Fox Nation takes you behind the scenes of Bernie Sander's Fox News town hall

Fox News (Politics) - Thu, 04/18/2019 - 06:28
See how the Bernie Sanders Town Hall was put together and how the anchors prepared.

Maxine Waters calls Barr a 'lackey and a sycophant' for Trump

Fox News (Politics) - Thu, 04/18/2019 - 05:47
While some of her fellow Democrats were questioning the credibility of Attorney General William Barr over his handling of the Robert Mueller report, Rep. Maxine Waters, D-Calif., took that criticism to another level.

Meet the New FDA Commissioner, Same as the Old FDA Commissioner

TownHall Latest columns - Thu, 04/18/2019 - 05:04
When then-Food and Drug Administration (FDA) commissioner Scott Gottlieb announced he was stepping down from the helm of the agency last month, taxpayers and harm reduction advocates cheered. Unfortunately, Gottliebs anti-harm reduction crusade will not retire with Gottlieb.

Kamala Harris admits 'unintended consequences' in anti-truancy law while she was California AG

Fox News (Politics) - Thu, 04/18/2019 - 04:25
Kamala Harris expressed regret this week for a 2011 anti-truancy law she supported that put some parents in jail while she was California’s attorney general.

Yang: Companies like Amazon will fund my Universal Basic Income plan

Fox News (Politics) - Thu, 04/18/2019 - 04:16
Democratic presidential candidate Andrew Yang promoted his ‘Freedom Dividend’ plan while appearing on “Fox News @ Night with Shannon Bream” Thursday and revealed that tech companies like Amazon would fund his proposed program which aims to give American adults $1,000 dollars monthly.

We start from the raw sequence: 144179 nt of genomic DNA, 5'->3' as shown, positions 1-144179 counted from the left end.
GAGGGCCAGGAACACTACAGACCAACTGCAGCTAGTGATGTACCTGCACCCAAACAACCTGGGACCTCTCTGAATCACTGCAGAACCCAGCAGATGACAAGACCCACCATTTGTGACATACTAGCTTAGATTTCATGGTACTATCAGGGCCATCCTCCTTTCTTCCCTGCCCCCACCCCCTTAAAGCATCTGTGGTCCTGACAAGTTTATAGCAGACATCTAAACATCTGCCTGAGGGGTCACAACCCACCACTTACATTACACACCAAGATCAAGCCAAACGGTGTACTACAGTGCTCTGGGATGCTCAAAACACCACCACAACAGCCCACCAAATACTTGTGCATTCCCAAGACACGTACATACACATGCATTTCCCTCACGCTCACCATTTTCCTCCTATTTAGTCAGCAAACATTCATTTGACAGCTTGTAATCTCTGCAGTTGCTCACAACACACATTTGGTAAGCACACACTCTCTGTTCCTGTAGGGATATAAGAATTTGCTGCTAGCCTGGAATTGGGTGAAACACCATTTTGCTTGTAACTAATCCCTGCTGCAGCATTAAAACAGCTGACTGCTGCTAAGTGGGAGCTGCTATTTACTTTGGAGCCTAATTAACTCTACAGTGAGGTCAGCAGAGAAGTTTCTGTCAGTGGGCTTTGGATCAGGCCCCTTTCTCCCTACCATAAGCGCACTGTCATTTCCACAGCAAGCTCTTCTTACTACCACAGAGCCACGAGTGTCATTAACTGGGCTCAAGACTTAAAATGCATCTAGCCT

The Pro-Life Movement Is On The March In State Capitals Across the Country

TownHall Latest columns - Thu, 04/18/2019 - 04:16
The momentum toward a culture of protecting the most innocent among us is building, and states are leading the way.

9 large banks subpoenaed in Trump finance probe: report

Fox News (Politics) - Thu, 04/18/2019 - 02:46
House Democrats subpoenaed nine large banks this week in connection with an investigation into President Trump’s financial ties, according to a report.

Ann Coulter says she’d consider vote for Bernie Sanders

Fox News (Politics) - Thu, 04/18/2019 - 01:16
Conservative commentator Ann Coulter said she could support Sen. Bernie Sanders, I-VT, in 2020 and even floated the idea of working in his administration if he returned to his earlier stance on immigration.